Research recommendations for selected IARC-classified agents.
Ward-EM; Schulte-PA; Straif-K; Hopf-NB; Caldwell-JC; Carreón-T; Demarini-DM; Fowler-BA; Goldstein-BD; Hemminki-K; Hines-CJ; Husgafvel-Pursiainen-K; Kuempel-E; Lewtas-J; Lunn-RM; Lynge-E; McElvenny-DM; Muhle-H; Nakajima-T; Robertson-LW; Rothman-N; Ruder-AM; Schubauer-Berigan-MK; Siemiatycki-J; Silverman-D; Smith-MT; Sorahan-T; Steenland-K; Stevens-RG; Vineis-P; Hoar Zahm-S; Zeise-L; Cogliano-VJ
Environ Health Perspect 2010 Jun; 118(10):1355-1362
OBJECTIVES: There are some common occupational agents and exposure circumstances where evidence of carcinogenicity is substantial but not yet conclusive for humans. The objectives are to identify research gaps and needs for twenty agents prioritized for review based on evidence of widespread human exposures and potential carcinogenicity in animals or humans. DATA SOURCES: A systematic review was conducted of new data published since the most recent pertinent IARC monograph meeting. DATA EXTRACTION: Reviewers were charged with identifying data gaps and general and specific approaches to address them, focusing on research that would be important in resolving classification uncertainties. An expert meeting brought reviewers together to discuss each agent and the identified data gaps and approaches. DATA SYNTHESIS: Several overarching issues were identified that pertained to multiple agents; these included the importance of recognizing that carcinogenic agents can act through multiple toxicity pathways and mechanisms, including epigenetic mechanisms, oxidative stress and immuno- and hormonal modulation. CONCLUSIONS: Studies in occupational populations provide important opportunities to understand the mechanisms through which exogenous agents cause cancer and intervene to prevent human exposure and/or prevent or detect cancer among those already exposed. Scientific developments are likely to increase the challenges and complexities of carcinogen testing and evaluation in the future, and epidemiologic studies will be particularly critical to inform carcinogen classification and risk assessment processes.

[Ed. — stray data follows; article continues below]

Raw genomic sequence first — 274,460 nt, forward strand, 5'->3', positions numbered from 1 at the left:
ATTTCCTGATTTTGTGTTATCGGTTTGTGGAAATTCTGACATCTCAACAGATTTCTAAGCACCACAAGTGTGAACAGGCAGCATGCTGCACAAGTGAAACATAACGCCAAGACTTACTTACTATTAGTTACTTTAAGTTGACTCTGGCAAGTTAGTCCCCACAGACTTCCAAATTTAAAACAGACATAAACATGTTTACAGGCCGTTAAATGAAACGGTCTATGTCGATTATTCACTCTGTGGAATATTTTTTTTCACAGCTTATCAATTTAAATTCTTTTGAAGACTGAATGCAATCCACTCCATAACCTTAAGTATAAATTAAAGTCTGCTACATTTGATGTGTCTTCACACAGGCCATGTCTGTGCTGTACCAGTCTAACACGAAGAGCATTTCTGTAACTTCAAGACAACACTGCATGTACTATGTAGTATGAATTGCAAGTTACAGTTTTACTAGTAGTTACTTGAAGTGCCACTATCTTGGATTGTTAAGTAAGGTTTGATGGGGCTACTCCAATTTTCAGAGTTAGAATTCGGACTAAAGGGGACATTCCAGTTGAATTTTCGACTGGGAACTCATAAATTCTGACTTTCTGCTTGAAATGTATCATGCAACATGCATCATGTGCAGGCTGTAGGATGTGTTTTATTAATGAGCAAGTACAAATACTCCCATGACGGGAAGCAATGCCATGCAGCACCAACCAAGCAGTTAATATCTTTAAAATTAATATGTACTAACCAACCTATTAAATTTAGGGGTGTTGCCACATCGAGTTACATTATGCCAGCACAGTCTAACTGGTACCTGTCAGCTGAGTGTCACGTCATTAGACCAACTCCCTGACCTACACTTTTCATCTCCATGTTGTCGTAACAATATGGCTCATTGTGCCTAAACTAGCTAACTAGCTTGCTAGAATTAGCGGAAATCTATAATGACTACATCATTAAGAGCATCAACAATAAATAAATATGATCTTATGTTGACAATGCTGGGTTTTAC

Animals; Animal-studies; Laboratory-animals; Carcinogens; Carcinogenesis; Carcinogenicity; Epidemiology; Statistical-analysis;
Author Keywords: animal; carcinogen; carcinogenesis; epidemiology; human; IARC; mechanisms of carcingenicity; occupational;
Elizabeth M. Ward PhD., Epidemiology and Surveillance Research, American Cancer Society, 250 Williams Street, Atlanta, GA 30303-1002, USA
Agriculture, Forestry and Fishing; Manufacturing
Environmental Health Perspectives
OH; NC; GA; PA; WA; IA; MD; CA; CT